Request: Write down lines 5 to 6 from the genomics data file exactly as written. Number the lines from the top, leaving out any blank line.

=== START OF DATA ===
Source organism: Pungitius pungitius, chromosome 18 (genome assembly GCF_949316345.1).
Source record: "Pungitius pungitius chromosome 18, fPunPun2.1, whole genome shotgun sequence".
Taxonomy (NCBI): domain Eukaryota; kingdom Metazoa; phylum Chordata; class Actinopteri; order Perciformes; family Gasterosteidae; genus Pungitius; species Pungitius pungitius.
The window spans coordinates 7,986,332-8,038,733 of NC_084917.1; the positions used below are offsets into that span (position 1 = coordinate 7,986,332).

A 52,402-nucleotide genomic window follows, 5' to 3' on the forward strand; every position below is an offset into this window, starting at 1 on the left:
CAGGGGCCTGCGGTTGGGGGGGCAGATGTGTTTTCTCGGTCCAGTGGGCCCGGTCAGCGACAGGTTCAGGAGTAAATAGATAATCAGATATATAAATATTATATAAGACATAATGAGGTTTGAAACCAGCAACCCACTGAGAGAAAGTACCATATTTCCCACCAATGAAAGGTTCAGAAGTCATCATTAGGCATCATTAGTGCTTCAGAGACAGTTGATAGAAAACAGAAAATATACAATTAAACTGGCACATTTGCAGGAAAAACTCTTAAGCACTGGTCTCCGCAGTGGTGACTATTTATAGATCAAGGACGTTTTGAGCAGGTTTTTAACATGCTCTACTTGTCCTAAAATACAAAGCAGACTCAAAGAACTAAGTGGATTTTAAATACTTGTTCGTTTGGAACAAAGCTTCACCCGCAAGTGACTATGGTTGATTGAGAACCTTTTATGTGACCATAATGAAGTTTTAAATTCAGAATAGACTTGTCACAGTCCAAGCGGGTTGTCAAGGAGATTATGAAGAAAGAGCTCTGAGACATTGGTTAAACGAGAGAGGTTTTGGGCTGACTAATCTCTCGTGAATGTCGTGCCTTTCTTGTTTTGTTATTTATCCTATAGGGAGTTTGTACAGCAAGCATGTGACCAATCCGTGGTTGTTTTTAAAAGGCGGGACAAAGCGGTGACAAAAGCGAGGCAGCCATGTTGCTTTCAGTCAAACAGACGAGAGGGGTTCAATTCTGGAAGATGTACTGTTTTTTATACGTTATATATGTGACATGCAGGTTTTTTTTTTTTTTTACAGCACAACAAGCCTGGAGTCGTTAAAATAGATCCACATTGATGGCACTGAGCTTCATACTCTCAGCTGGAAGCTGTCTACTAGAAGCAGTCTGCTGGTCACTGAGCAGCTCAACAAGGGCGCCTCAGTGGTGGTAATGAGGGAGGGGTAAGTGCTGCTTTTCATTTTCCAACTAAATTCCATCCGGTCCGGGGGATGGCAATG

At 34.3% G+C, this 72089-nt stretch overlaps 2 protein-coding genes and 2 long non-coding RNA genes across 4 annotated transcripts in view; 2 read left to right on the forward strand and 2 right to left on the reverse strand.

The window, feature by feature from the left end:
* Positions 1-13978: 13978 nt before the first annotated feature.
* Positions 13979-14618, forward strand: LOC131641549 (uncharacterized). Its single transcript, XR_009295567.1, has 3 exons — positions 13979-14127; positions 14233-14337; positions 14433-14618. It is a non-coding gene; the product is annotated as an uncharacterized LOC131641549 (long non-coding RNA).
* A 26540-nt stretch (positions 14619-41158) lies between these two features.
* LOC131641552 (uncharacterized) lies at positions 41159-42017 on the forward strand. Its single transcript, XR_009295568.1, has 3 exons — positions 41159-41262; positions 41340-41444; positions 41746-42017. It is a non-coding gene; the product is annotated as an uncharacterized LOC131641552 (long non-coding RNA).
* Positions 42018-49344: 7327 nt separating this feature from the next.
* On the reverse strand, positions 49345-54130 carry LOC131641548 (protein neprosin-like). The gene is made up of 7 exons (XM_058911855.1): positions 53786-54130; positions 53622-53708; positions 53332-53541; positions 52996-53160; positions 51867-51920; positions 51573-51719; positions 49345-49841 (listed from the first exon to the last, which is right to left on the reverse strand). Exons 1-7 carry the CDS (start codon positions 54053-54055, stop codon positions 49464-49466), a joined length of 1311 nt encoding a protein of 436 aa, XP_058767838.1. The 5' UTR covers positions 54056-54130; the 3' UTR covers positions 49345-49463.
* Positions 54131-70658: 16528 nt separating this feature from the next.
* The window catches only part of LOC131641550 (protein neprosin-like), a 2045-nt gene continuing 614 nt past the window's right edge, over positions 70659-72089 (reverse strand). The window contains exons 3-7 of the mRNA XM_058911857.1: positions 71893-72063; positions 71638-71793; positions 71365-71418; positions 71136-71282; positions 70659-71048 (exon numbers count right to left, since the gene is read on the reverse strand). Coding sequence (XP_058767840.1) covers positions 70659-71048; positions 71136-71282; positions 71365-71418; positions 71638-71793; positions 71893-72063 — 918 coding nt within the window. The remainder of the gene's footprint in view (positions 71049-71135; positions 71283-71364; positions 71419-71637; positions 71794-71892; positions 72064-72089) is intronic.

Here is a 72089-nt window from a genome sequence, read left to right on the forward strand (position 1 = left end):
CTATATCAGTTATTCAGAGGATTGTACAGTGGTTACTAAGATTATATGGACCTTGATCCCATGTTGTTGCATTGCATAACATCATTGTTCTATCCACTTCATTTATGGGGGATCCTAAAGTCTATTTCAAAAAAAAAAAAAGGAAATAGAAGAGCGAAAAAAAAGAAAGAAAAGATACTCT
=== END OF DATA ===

A 52,402-nucleotide genomic window follows, 5' to 3' on the forward strand; every position below is an offset into this window, starting at 1 on the left:
CAGGGGCCTGCGGTTGGGGGGGCAGATGTGTTTTCTCGGTCCAGTGGGCCCGGTCAGCGACAGGTTCAGGAGTAAATAGATAATCAGATATATAAATATTATATAAGACATAATGAGGTTTGAAACCAGCAACCCACTGAGAGAAAGTACCATATTTCCCACCAATGAAAGGTTCAGAAGTCATCATTAGGCATCATTAGTGCTTCAGAGACAGTTGATAGAAAACAGAAAATATACAATTAAACTGGCACATTTGCAGGAAAAACTCTTAAGCACTGGTCTCCGCAGTGGTGACTATTTATAGATCAAGGACGTTTTGAGCAGGTTTTTAACATGCTCTACTTGTCCTAAAATACAAAGCAGACTCAAAGAACTAAGTGGATTTTAAATACTTGTTCGTTTGGAACAAAGCTTCACCCGCAAGTGACTATGGTTGATTGAGAACCTTTTATGTGACCATAATGAAGTTTTAAATTCAGAATAGACTTGTCACAGTCCAAGCGGGTTGTCAAGGAGATTATGAAGAAAGAGCTCTGAGACATTGGTTAAACGAGAGAGGTTTTGGGCTGACTAATCTCTCGTGAATGTCGTGCCTTTCTTGTTTTGTTATTTATCCTATAGGGAGTTTGTACAGCAAGCATGTGACCAATCCGTGGTTGTTTTTAAAAGGCGGGACAAAGCGGTGACAAAAGCGAGGCAGCCATGTTGCTTTCAGTCAAACAGACGAGAGGGGTTCAATTCTGGAAGATGTACTGTTTTTTATACGTTATATATGTGACATGCAGGTTTTTTTTTTTTTTTACAGCACAACAAGCCTGGAGTCGTTAAAATAGATCCACATTGATGGCACTGAGCTTCATACTCTCAGCTGGAAGCTGTCTACTAGAAGCAGTCTGCTGGTCACTGAGCAGCTCAACAAGGGCGCCTCAGTGGTGGTAATGAGGGAGGGGTAAGTGCTGCTTTTCATTTTCCAACTAAATTCCATCCGGTCCGGGGGATGGCAATG